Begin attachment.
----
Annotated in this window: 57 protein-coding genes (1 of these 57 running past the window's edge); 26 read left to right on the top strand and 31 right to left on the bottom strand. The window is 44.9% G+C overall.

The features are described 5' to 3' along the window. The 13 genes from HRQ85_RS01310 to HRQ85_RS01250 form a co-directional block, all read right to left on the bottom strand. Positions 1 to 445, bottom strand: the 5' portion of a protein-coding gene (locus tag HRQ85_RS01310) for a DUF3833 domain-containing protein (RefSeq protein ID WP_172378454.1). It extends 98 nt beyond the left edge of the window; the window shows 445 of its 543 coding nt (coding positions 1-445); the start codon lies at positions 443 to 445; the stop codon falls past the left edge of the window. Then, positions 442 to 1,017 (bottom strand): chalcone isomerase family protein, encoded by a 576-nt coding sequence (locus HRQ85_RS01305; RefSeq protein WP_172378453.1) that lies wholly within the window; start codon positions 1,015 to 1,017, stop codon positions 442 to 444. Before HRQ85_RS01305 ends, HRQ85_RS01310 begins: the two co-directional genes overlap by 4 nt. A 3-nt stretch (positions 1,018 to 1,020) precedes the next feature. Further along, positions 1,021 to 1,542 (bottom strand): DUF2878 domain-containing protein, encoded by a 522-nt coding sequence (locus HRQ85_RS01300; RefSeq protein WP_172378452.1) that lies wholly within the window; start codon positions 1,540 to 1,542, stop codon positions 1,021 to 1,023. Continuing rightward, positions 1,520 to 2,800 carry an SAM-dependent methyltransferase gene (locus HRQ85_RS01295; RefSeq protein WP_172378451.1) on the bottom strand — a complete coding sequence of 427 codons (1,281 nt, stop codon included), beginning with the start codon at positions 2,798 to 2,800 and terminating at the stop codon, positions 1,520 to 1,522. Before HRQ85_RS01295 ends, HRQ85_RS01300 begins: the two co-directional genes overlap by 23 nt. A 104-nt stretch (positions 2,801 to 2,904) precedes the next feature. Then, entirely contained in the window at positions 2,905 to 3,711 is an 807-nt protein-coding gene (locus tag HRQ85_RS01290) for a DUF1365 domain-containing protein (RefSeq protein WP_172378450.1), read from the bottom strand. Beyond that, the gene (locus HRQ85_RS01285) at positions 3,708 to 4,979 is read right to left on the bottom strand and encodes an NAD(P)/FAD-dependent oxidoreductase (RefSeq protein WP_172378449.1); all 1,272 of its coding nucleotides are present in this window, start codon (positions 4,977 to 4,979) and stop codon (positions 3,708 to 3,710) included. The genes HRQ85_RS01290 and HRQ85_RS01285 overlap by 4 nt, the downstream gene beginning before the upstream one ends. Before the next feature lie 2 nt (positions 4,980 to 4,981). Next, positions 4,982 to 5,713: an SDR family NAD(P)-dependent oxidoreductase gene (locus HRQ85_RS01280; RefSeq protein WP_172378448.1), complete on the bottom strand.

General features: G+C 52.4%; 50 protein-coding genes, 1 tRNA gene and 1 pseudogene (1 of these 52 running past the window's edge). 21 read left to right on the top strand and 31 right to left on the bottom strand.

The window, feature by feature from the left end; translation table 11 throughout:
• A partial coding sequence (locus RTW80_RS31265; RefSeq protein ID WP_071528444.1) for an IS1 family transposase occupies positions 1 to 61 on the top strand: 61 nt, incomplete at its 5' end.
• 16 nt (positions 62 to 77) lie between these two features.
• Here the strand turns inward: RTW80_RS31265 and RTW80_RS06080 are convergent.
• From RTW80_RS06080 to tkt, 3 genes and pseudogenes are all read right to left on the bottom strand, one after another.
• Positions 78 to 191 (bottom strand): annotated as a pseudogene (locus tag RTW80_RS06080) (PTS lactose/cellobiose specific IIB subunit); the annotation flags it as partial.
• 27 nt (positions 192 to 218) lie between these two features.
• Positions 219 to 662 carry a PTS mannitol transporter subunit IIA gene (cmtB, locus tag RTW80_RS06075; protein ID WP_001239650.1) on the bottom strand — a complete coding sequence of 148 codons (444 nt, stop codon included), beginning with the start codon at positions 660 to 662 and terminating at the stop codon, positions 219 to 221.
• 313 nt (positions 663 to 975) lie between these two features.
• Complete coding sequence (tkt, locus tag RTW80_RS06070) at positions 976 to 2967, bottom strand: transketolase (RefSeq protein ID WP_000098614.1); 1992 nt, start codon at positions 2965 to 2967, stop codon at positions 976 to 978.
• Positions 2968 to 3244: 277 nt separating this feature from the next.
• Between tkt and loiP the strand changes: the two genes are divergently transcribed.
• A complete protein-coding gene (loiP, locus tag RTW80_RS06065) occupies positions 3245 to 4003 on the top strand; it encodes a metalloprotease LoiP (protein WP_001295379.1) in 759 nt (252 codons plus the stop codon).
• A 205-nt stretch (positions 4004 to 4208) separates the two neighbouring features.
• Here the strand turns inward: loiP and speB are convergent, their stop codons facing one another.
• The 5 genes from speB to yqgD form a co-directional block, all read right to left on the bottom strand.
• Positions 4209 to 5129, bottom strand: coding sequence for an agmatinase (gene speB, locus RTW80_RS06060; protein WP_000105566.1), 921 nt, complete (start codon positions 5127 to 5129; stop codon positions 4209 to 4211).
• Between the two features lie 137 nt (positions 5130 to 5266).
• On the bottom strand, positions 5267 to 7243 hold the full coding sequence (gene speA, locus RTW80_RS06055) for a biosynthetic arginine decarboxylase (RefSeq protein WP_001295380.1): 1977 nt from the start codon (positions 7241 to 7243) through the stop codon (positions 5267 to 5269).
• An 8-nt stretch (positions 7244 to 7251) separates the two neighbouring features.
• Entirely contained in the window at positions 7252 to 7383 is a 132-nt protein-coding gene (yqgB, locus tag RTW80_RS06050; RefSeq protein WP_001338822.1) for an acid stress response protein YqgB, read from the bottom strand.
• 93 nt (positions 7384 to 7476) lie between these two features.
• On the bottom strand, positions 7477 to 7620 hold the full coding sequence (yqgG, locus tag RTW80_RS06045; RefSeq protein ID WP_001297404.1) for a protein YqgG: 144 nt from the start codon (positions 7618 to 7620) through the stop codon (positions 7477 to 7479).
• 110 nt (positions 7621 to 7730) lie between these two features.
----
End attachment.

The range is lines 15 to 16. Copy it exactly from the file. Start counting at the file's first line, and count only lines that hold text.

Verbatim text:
• Between tkt and loiP the strand changes: the two genes are divergently transcribed.
• A complete protein-coding gene (loiP, locus tag RTW80_RS06065) occupies positions 3245 to 4003 on the top strand; it encodes a metalloprotease LoiP (protein WP_001295379.1) in 759 nt (252 codons plus the stop codon).